Actively Monitoring your AWS S3 Bucket Security
In a previous blog, I discussed Preventive Measures on S3 Security. In this blog, I will discuss the Monitoring Measures.
Visibility into your AWS account activity is a key aspect of security and operational best practices. To instrument S3 buckets and monitor for suspicious activity, an in-depth monitoring-based approach can go a long way in enhancing your organization’s data access and security efforts.
1. Amazon S3 CloudWatch Metrics
S3 provides three types of metrics for your bucket:
Storage Metrics (Free)
Request Metrics (Paid)
Data Transfer Metrics (Paid)
Request metrics ‐ Monitor Amazon S3 requests to quickly identify and act on operational issues. The metrics are available at 1-minute intervals after some latency to process. For an additional charge, request metrics can be used to track your S3 bucket usage in a more granular way.
You can record the actions taken by users, roles, or AWS services on Amazon S3 resources by maintaining log records for auditing and compliance purposes. To do this, you can use Amazon S3 server access logging, AWS CloudTrail logs, or a combination of both. It is recommended that you use AWS CloudTrail for logging bucket and object-level actions for your Amazon S3 resources.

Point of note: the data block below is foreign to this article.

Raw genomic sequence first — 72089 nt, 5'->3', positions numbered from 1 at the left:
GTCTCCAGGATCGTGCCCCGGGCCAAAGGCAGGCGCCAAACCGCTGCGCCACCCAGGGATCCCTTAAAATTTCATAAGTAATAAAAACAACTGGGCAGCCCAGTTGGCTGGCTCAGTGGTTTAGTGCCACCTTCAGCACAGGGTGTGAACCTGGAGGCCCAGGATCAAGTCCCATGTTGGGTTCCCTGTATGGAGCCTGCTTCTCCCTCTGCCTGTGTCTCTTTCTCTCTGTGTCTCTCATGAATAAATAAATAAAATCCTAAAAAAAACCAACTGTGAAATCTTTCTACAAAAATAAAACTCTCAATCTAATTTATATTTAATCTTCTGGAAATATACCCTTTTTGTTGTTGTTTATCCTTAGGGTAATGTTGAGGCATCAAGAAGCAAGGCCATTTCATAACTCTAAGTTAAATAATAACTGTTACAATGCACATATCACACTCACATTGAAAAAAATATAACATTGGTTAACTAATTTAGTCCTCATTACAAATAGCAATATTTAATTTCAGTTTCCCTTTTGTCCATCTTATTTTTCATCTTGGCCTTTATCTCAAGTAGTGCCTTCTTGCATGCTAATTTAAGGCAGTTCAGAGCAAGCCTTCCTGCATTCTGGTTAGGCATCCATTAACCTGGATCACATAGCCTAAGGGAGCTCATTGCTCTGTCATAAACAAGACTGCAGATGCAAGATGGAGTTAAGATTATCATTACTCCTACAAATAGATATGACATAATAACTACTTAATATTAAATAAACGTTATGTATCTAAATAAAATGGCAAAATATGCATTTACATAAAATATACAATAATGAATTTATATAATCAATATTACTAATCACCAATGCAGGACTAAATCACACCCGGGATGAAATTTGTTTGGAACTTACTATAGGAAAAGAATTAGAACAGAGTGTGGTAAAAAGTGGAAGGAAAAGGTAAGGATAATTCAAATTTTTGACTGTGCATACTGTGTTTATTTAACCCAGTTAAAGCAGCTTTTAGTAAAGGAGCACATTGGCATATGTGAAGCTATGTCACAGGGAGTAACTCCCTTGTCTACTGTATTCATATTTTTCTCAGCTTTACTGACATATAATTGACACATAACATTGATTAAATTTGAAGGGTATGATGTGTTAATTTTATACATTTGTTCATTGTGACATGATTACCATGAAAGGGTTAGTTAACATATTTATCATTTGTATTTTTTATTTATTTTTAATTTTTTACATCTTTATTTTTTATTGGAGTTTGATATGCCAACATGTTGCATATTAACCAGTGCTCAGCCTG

Amazon S3 is integrated with AWS CloudTrail, which records actions taken by a user, role, or an AWS service in Amazon S3. CloudTrail captures a subset of API calls for Amazon S3 as events, including calls from the Amazon S3 console and code calls to the Amazon S3 APIs. If you create a trail, you can enable continuous CloudTrail events to an Amazon S3 bucket, including events for Amazon S3. If you don’t configure a trail, you can still view the most recent events in the CloudTrail console in Event history. Using the information collected by CloudTrail, you can determine the request that was made to Amazon S3, the IP address from which the request was made, who, when it was made, and other additional details.
3. S3 Access Logging
Monitoring S3 buckets is an essential first step towards ensuring better data security in your organization. Bucket access logging empowers your security teams to identify attempts of malicious activity within your environment.
To track requests for access to your bucket, you can enable server access logging. Each access log record provides details about a single access request, such as the requester, bucket name, request time, request action, response status, and an error code, if relevant.